Larger organizations, and organizations with more complex needs or hierarchies, will want to hire a Revenue Operations leader or executive to sit alongside the executives of other teams to foster alignment, drive strategic conversations, and own and champion any RevOps-related initiatives across the business.
This may require some internal restructuring, but it is important to bring staff, process, and knowledge together under one operational umbrella that is fully aligned with the wider company goals.
Most GTM teams have siloed tech stacks. How do you best manage the transition given the level of disruption when it comes to ripping and replacing tech?
A: It doesn’t have to be a rip and replace situation. Start by having one function responsible for all of it. Let the operation be responsible for what they’re good at. So many efficiencies can be brought by first getting everyone on the same page. Tiny changes at each stage of the process have exponential growth. We suggest checking out HubSpot’s CRM Platform, which can help you consolidate your tech stack and unify your data to a single source of truth.
How is this different from a modern marketing team with a cross-functional growth team targeting improvements at each stage of the customer lifecycle?
A: Focused RevOps function leads to a consistent message all across the organization.
Do you think that every scaleup needs to employ this discipline at the start and then avoid siloed conflict at a later stage?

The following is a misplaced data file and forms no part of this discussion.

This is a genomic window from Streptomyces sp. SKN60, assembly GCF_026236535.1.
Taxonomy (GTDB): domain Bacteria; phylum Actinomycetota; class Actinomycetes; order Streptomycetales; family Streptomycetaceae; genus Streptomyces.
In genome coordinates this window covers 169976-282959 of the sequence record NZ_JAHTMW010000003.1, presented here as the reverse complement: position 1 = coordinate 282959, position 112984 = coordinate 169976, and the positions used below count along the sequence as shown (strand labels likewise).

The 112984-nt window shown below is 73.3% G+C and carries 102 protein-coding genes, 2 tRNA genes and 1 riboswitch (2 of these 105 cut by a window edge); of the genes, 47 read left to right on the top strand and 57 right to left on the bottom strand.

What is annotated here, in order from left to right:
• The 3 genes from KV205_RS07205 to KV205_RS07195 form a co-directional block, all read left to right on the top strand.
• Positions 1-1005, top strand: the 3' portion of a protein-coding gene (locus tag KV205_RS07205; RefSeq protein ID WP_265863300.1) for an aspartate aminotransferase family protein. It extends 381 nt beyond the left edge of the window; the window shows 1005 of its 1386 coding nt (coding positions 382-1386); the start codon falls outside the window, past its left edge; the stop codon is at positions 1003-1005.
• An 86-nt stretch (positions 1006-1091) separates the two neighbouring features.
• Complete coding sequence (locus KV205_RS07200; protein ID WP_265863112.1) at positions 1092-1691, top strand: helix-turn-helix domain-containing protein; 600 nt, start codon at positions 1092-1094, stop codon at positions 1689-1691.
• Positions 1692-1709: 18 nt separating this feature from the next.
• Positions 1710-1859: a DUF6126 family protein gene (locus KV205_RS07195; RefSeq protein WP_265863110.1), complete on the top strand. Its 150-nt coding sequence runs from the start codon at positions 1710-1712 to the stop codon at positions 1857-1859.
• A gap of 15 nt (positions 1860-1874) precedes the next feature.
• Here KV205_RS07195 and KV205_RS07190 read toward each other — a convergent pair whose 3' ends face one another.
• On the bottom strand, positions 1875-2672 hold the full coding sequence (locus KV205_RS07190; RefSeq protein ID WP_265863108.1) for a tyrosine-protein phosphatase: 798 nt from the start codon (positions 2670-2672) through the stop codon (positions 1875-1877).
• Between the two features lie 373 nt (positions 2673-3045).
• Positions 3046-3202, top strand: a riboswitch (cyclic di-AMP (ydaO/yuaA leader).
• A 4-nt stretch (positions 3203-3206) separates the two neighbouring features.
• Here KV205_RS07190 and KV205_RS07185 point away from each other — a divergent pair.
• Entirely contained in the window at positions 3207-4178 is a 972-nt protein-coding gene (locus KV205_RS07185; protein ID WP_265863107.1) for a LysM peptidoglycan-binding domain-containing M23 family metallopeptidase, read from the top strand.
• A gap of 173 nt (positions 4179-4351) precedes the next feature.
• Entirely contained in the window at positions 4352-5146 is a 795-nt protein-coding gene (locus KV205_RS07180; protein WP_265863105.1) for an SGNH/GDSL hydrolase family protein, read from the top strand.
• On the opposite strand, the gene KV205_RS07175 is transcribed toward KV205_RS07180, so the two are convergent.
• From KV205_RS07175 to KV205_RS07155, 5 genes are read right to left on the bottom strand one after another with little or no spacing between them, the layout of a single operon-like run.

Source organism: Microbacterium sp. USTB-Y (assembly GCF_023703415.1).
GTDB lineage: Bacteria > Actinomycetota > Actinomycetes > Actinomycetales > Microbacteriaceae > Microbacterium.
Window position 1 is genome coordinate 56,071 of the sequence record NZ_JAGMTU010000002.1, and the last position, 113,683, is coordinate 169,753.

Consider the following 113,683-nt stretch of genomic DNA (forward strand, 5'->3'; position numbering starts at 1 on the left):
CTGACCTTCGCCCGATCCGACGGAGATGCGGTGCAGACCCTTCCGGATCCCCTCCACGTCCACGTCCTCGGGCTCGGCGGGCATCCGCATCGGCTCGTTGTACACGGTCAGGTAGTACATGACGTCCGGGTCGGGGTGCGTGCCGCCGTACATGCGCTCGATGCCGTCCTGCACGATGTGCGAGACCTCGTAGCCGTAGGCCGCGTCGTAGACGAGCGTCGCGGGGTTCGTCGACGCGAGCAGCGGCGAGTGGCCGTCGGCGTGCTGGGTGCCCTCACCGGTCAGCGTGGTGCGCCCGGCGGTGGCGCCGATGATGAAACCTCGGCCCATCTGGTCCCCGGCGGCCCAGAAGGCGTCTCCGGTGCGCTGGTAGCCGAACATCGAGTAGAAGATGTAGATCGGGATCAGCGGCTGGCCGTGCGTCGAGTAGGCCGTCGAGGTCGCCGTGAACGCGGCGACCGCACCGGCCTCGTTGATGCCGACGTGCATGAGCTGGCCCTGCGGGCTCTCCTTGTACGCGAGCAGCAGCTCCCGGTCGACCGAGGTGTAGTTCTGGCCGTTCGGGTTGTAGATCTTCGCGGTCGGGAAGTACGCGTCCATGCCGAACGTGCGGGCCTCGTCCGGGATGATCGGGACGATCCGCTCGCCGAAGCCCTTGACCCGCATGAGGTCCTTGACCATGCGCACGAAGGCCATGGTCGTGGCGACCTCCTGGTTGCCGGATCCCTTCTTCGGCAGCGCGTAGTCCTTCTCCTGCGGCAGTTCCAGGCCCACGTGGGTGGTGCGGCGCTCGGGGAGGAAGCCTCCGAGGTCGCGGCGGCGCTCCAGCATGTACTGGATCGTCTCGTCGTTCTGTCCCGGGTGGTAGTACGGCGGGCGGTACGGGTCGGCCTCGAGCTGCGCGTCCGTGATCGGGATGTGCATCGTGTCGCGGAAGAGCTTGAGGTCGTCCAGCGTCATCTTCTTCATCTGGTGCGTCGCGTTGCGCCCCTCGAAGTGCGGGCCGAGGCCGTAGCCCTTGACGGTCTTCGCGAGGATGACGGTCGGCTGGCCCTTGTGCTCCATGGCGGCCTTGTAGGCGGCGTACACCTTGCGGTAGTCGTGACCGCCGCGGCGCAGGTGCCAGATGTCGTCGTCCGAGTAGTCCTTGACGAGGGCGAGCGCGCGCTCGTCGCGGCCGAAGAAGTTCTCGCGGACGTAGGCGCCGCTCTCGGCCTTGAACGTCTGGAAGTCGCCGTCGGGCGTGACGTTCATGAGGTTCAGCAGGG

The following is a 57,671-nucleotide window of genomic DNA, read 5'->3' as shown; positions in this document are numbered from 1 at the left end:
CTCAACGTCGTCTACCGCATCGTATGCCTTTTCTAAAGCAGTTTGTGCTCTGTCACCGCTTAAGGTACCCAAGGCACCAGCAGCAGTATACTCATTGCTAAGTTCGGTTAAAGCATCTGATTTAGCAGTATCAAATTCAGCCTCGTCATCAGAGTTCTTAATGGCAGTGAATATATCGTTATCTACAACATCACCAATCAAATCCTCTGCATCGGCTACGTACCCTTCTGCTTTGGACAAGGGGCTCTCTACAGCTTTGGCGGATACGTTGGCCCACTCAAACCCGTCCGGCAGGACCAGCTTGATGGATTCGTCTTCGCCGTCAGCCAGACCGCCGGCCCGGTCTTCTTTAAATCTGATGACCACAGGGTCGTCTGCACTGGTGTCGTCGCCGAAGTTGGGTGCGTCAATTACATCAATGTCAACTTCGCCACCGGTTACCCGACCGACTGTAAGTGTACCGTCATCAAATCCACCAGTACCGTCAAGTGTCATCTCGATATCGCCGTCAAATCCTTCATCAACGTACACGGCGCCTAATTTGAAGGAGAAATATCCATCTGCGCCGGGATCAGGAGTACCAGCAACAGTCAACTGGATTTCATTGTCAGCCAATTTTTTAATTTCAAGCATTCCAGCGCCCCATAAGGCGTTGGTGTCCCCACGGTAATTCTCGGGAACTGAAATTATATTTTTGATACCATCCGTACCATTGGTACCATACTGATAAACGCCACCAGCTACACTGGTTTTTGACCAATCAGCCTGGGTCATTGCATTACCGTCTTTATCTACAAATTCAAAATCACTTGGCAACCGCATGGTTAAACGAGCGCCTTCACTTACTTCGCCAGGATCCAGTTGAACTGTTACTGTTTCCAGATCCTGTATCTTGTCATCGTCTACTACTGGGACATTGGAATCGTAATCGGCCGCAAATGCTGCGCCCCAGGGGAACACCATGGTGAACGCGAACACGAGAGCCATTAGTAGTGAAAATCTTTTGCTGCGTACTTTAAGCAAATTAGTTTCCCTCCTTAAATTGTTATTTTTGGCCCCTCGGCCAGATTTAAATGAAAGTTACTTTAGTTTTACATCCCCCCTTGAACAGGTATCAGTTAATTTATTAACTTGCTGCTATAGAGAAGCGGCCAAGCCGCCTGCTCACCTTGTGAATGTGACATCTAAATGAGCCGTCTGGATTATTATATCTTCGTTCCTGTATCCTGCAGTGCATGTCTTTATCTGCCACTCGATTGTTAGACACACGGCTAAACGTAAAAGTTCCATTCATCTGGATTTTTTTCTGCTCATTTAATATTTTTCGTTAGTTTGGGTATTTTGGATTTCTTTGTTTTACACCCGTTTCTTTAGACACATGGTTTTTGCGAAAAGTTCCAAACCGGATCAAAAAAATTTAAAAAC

A: Revenue Operations is a framework to aid in the growth of your business, so the earlier this framework is considered, the easier it will be to align your internal resources, which reduces the friction when the time comes to scale in earnest. The earlier you can justify, the quicker you can scale. Get the right people in to help you run faster.
Which parts of the existing organization show the most resistance to this approach?
A: Sales is usually the first to push back. Strong management will help avoid this push back. The whole point is to generate more efficiency for scale, and more revenue for the organization. Ultimately, sales wants to earn more money. Even if they grumble, stick with being consistent. Imagine the opportunity. Don’t see the shortsighted nature of sales be a deterrent; you want them focused on the next deal.
What skills would a RevOps person need?
A: Think about what they were doing before the term started to gain popularity. It would be people responsible for leading SDR teams, or responsible for GTM tech and getting the word out within an organization. Maybe they haven’t had the freedom or recognition to flourish. Look forward to a track record of success whilst fighting against a tide.
Data-minded individuals & strategic or big-picture thinkers who are comfortable working with different technologies and data sets are excellent candidates for RevOps roles. People working within teams in specific functions (e.g., sales development) also make for great candidates as they develop deep knowledge of internal processes and areas for potential improvement.
On average, how long would you expect it to take to implement a RevOps strategy?
A: Every organization is different. Even when it’s in place, then the cogs need to start moving. Nothing is left to chance in the GTM functions–we have data between our approaches now